Irish mezzo-soprano Tara Erraught characterizes the young Annio with keenly-honed histrionic instincts and vocal technique that maintains the requisite style without sacrificing the emotive spontaneity of her singing. In the beautiful Andante duet with Sesto in Act One, ‘Deh, prendi un dolce amplesso,’ Erraught voices Annio’s words with obvious understanding of their meaning, and, here and in the subsequent duet with Servilia, ‘Ah, perdona al primo affetto,’ the mezzo-soprano imbues the rôle with significantly greater dramatic involvement than he wields in many performances. Like Plachetka’s Publio, Erraught’s Annio is engagingly conspicuous in both their trio with Vitellia and the momentous quintet that ends Act One.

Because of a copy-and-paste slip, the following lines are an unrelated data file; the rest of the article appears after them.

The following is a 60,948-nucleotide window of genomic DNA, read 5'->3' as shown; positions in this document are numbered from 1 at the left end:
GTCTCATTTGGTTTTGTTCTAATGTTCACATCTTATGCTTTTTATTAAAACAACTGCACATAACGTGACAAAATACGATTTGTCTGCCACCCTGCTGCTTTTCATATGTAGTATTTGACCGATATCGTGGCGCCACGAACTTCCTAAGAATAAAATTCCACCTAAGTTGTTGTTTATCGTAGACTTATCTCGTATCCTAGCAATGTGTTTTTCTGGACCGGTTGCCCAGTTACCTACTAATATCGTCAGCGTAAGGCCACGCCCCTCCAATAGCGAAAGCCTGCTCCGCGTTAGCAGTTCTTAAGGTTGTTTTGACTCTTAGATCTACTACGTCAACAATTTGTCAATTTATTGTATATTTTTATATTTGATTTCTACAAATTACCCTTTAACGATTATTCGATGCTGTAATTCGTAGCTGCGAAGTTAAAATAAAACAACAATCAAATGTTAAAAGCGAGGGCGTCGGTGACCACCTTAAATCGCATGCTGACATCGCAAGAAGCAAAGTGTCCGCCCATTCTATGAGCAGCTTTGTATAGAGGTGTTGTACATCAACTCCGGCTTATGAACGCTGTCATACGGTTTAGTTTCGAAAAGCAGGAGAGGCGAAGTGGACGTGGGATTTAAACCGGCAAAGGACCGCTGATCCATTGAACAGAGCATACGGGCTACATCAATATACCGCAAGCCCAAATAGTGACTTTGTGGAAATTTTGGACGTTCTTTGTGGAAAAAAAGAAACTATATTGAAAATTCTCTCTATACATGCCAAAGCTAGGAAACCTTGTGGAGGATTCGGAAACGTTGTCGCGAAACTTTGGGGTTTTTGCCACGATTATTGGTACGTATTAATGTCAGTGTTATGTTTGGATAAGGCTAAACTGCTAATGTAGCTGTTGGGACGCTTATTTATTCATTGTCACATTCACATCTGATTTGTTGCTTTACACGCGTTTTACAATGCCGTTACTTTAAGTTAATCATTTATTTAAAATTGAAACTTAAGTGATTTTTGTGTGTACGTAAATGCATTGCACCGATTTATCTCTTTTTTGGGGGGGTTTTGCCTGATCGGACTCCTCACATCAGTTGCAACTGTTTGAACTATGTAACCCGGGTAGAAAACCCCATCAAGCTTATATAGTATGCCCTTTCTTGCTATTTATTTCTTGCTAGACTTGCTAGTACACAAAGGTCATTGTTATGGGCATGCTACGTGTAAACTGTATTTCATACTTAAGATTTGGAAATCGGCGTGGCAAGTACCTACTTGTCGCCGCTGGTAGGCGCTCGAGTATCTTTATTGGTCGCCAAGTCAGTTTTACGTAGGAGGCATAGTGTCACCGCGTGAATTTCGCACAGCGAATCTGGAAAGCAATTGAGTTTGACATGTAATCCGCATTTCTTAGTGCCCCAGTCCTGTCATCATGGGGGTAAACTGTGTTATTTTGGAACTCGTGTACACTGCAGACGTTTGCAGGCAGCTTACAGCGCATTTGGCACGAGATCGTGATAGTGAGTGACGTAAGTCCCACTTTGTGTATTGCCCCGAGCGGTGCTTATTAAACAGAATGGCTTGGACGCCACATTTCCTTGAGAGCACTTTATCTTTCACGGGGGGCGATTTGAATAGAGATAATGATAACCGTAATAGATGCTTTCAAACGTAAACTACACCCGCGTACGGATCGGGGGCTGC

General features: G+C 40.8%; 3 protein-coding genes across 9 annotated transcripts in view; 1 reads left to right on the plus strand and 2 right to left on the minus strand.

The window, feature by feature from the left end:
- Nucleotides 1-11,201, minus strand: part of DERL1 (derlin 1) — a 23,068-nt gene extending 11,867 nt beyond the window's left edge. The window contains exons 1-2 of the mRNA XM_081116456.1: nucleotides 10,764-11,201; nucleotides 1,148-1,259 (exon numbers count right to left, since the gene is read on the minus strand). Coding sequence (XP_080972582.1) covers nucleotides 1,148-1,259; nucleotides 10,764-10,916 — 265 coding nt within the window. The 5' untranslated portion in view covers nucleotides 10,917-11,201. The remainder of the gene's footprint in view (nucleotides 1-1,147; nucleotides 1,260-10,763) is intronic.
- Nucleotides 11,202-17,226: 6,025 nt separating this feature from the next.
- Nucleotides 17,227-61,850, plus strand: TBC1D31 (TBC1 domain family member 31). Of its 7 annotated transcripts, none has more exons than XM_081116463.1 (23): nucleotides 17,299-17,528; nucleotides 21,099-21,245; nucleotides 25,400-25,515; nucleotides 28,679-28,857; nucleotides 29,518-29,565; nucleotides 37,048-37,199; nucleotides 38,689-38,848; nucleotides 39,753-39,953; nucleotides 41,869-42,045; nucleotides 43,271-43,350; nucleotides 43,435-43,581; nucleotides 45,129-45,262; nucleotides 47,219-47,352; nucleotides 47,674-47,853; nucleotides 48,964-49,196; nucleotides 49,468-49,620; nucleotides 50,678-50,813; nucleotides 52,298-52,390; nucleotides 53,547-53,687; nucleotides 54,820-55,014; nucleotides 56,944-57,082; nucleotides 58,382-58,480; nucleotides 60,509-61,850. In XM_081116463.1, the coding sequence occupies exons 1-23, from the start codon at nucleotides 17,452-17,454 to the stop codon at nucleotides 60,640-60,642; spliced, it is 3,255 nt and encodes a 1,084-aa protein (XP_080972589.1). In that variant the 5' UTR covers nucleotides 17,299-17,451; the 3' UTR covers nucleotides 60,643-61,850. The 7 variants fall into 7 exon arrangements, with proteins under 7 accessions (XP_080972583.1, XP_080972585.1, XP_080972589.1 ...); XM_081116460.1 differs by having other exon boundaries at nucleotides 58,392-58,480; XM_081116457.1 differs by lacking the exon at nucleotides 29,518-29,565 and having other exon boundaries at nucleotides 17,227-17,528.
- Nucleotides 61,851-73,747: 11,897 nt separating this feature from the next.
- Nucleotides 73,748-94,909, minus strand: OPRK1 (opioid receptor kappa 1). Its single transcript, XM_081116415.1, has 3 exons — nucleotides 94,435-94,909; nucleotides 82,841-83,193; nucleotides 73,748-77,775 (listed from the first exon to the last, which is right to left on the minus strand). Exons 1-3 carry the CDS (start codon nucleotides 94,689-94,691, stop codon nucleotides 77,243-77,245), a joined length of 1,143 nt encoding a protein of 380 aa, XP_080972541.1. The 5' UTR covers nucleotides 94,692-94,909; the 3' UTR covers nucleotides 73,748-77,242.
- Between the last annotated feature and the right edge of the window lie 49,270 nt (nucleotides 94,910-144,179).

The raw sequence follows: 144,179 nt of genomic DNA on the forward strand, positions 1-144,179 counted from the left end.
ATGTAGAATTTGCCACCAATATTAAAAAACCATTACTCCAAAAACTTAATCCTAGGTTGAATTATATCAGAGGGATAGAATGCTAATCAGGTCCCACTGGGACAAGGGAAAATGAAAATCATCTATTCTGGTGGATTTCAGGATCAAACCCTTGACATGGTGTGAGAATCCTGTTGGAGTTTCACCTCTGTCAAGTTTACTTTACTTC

The first of Annio’s arias in Act Two, the Allegretto ‘Torna di Tito a lato,’ is affectionately sung, but it is in the Andante aria ‘Tu fosti tradito’ that Erraught claims for herself a place alongside Brigitte Fassbaender and Frederica von Stade among the finest recorded interpreters of Annio. The appeal of her vocalism is consistent throughout the performance, but the parlous position in which Annio finds himself in ‘Tu fosti tradito,’ acknowledging that his friend Sesto’s deeds warrant a death sentence but entreating Tito to allow his deliberations to be guided by the mandates of his heart rather than the rule of law, inspirit Erraught’s depiction. In the opera’s finale, her Annio evinces the jubilation of having facilitated Sesto’s deliverance from an inglorious fate, and the magnetism of Erraught’s singing compels the listener to rejoice, as well.